|About the Book|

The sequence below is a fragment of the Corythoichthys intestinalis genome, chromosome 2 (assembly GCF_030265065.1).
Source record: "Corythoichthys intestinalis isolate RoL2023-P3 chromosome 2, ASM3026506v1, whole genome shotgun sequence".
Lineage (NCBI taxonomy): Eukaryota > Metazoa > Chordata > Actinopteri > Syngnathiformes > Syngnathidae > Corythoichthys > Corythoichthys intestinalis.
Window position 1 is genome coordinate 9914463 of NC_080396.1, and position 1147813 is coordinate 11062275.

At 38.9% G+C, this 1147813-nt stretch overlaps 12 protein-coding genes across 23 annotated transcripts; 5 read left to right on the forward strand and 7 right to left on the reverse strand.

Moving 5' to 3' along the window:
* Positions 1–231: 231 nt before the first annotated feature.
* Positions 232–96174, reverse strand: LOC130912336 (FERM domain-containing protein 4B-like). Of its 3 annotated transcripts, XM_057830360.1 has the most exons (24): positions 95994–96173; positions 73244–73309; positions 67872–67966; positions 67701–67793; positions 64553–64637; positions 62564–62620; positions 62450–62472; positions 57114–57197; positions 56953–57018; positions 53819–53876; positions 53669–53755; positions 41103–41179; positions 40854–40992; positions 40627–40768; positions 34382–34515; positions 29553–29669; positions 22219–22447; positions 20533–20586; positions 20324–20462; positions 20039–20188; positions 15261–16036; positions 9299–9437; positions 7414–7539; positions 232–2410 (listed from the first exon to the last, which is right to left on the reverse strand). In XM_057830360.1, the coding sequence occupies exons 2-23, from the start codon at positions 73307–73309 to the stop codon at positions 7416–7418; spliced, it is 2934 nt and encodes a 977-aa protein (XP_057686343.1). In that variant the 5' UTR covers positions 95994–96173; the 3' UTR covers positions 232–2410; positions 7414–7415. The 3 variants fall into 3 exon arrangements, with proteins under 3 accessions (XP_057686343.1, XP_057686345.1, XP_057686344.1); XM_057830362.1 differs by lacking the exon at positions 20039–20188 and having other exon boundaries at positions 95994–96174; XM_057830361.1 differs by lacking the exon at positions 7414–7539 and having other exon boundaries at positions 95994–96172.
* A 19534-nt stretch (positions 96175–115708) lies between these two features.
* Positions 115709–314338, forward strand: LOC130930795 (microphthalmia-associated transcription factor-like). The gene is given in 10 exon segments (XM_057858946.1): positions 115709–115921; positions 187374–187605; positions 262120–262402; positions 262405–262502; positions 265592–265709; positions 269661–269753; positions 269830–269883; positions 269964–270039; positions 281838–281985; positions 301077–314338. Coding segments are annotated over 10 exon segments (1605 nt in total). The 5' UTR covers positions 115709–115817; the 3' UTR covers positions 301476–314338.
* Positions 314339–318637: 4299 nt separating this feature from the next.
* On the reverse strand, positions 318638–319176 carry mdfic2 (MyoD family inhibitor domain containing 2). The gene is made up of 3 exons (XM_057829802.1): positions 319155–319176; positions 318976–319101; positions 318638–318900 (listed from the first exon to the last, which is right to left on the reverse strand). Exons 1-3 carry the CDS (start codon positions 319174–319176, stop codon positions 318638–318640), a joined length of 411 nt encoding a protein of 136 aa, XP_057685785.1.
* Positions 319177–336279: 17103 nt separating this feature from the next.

This dissertation investigates the role of educational exchange programs in American cultural diplomacy over the course of the twentieth century and their role in foreign policy, through the example of Hungary. It examines the Fulbright ProgramMoreThis dissertation investigates the role of educational exchange programs in American cultural diplomacy over the course of the twentieth century and their role in foreign policy, through the example of Hungary. It examines the Fulbright Program during the Cold War, as an instrument for aiding Hungarys systemic transition in the 1980s, and in the transformation of its higher education in the dynamic post-1989 period.-The educational interaction between the United States and Hungary is reviewed from a historical perspective. The study begins with the initial projection of American higher education abroad under private auspices and the founding of official U.S. government cultural diplomacy in 1938. The study then examines the origins, conceptualization, and development of the Fulbright Program, the U.S. flagship international education initiative. Although the study focuses on official educational exchange programs, it also considers the important and ongoing role played by American private sector organizations, notably universities, foundations, and non-governmental organizations, in the promotion of educational exchange with Hungary.-The post-World War II bipolar world order triggered debates in American policymaking circles on the nature of the Fulbright Program and the role of educational exchanges in the Cold War struggle. This dissertation explores how, in the case of Hungary, the almost complete lack of educational exchange with the U.S in the 1950s was replaced by gradual engagement by both sides in the 1960s. It examines the crucial milestones of U.S. cultural diplomacy with Hungary in the late 1970s resulting in the establishment of the Fulbright Program between the two countries. The final section provides analysis of the active and deliberate utilization of the Fulbright Program by the U.S. government during the 1980s and 1990s to support the transformation of the Hungarian higher education system.-The period of observation and analysis extends from 1919 to 2000, rather than examining U.S.-Hungarian relations in distinct pre-World War II, Cold War, and post-1989 stages, as traditional periodization would suggest. This longer time span provides an understanding of the durable nature of educational ties between countries, while tracing shifting paradigms of the role of educational exchanges in cultural dip diplomacy and foreign policy.